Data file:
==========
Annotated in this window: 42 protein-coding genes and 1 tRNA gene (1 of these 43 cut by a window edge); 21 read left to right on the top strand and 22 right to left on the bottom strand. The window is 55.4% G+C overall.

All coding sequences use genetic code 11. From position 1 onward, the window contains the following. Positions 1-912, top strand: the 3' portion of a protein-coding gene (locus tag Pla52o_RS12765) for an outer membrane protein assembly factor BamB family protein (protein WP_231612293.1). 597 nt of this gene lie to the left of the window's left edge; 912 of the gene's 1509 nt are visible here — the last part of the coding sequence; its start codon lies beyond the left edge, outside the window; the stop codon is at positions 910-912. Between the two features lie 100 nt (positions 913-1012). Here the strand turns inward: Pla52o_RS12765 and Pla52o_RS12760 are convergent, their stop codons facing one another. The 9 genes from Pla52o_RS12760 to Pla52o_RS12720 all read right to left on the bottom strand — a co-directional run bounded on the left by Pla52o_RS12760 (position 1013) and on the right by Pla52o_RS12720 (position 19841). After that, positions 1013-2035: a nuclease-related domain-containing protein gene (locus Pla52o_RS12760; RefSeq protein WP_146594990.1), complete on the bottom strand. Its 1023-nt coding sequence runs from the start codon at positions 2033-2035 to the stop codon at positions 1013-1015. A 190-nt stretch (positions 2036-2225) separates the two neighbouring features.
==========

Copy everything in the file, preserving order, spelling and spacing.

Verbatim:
Annotated in this window: 42 protein-coding genes and 1 tRNA gene (1 of these 43 cut by a window edge); 21 read left to right on the top strand and 22 right to left on the bottom strand. The window is 55.4% G+C overall.

All coding sequences use genetic code 11. From position 1 onward, the window contains the following. Positions 1-912, top strand: the 3' portion of a protein-coding gene (locus tag Pla52o_RS12765) for an outer membrane protein assembly factor BamB family protein (protein WP_231612293.1). 597 nt of this gene lie to the left of the window's left edge; 912 of the gene's 1509 nt are visible here — the last part of the coding sequence; its start codon lies beyond the left edge, outside the window; the stop codon is at positions 910-912. Between the two features lie 100 nt (positions 913-1012). Here the strand turns inward: Pla52o_RS12765 and Pla52o_RS12760 are convergent, their stop codons facing one another. The 9 genes from Pla52o_RS12760 to Pla52o_RS12720 all read right to left on the bottom strand — a co-directional run bounded on the left by Pla52o_RS12760 (position 1013) and on the right by Pla52o_RS12720 (position 19841). After that, positions 1013-2035: a nuclease-related domain-containing protein gene (locus Pla52o_RS12760; RefSeq protein WP_146594990.1), complete on the bottom strand. Its 1023-nt coding sequence runs from the start codon at positions 2033-2035 to the stop codon at positions 1013-1015. A 190-nt stretch (positions 2036-2225) separates the two neighbouring features.